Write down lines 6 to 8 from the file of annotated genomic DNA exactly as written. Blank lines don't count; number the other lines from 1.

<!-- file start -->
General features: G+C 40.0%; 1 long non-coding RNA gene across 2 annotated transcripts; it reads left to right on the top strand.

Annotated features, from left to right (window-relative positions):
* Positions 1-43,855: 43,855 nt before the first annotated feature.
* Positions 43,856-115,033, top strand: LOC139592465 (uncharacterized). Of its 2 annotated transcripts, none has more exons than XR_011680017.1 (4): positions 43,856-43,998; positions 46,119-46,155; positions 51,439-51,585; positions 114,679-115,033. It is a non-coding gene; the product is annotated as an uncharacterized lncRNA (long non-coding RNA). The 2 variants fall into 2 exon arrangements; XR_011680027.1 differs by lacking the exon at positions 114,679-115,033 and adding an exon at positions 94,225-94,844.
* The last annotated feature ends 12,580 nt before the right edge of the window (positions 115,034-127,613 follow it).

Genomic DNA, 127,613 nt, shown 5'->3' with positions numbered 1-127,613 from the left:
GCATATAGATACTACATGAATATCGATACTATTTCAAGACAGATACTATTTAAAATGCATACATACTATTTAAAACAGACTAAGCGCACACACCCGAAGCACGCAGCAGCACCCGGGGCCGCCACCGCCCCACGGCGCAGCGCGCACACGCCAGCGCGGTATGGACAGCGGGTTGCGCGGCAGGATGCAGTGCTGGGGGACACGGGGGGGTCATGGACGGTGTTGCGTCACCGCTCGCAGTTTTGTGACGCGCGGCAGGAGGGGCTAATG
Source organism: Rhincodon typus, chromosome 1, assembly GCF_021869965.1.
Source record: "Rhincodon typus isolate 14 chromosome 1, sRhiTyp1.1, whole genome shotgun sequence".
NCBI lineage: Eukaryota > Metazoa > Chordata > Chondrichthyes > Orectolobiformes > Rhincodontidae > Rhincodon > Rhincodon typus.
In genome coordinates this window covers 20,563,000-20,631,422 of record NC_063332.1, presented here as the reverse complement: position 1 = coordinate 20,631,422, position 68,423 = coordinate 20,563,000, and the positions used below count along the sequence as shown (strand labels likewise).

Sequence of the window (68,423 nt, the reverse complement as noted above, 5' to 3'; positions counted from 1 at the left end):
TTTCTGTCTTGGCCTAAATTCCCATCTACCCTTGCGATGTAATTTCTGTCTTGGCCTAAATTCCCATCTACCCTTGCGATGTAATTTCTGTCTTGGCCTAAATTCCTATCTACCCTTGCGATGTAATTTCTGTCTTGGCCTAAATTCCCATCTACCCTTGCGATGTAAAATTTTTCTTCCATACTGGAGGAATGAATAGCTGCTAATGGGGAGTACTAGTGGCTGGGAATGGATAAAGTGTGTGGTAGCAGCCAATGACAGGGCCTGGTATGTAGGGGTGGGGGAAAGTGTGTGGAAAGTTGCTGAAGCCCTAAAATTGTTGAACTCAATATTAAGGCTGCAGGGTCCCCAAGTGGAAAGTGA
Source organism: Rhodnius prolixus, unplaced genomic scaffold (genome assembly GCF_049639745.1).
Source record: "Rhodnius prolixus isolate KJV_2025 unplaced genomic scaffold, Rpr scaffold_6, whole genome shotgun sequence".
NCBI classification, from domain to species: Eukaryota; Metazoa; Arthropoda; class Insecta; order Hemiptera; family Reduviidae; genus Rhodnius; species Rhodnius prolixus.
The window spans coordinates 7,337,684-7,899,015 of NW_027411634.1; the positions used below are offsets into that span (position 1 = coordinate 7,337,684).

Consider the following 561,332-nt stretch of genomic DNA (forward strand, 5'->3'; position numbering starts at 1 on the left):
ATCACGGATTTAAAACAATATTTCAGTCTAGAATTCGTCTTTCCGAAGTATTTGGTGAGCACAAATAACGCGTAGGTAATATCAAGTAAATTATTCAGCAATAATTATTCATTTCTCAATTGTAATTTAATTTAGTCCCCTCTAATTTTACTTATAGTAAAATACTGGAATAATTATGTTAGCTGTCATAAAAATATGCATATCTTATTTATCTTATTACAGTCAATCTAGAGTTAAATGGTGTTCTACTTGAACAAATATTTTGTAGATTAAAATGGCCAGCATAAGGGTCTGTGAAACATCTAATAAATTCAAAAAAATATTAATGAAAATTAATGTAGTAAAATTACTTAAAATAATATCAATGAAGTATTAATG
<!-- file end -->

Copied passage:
Genomic DNA, 127,613 nt, shown 5'->3' with positions numbered 1-127,613 from the left:
GCATATAGATACTACATGAATATCGATACTATTTCAAGACAGATACTATTTAAAATGCATACATACTATTTAAAACAGACTAAGCGCACACACCCGAAGCACGCAGCAGCACCCGGGGCCGCCACCGCCCCACGGCGCAGCGCGCACACGCCAGCGCGGTATGGACAGCGGGTTGCGCGGCAGGATGCAGTGCTGGGGGACACGGGGGGGTCATGGACGGTGTTGCGTCACCGCTCGCAGTTTTGTGACGCGCGGCAGGAGGGGCTAATG
Source organism: Rhincodon typus, chromosome 1, assembly GCF_021869965.1.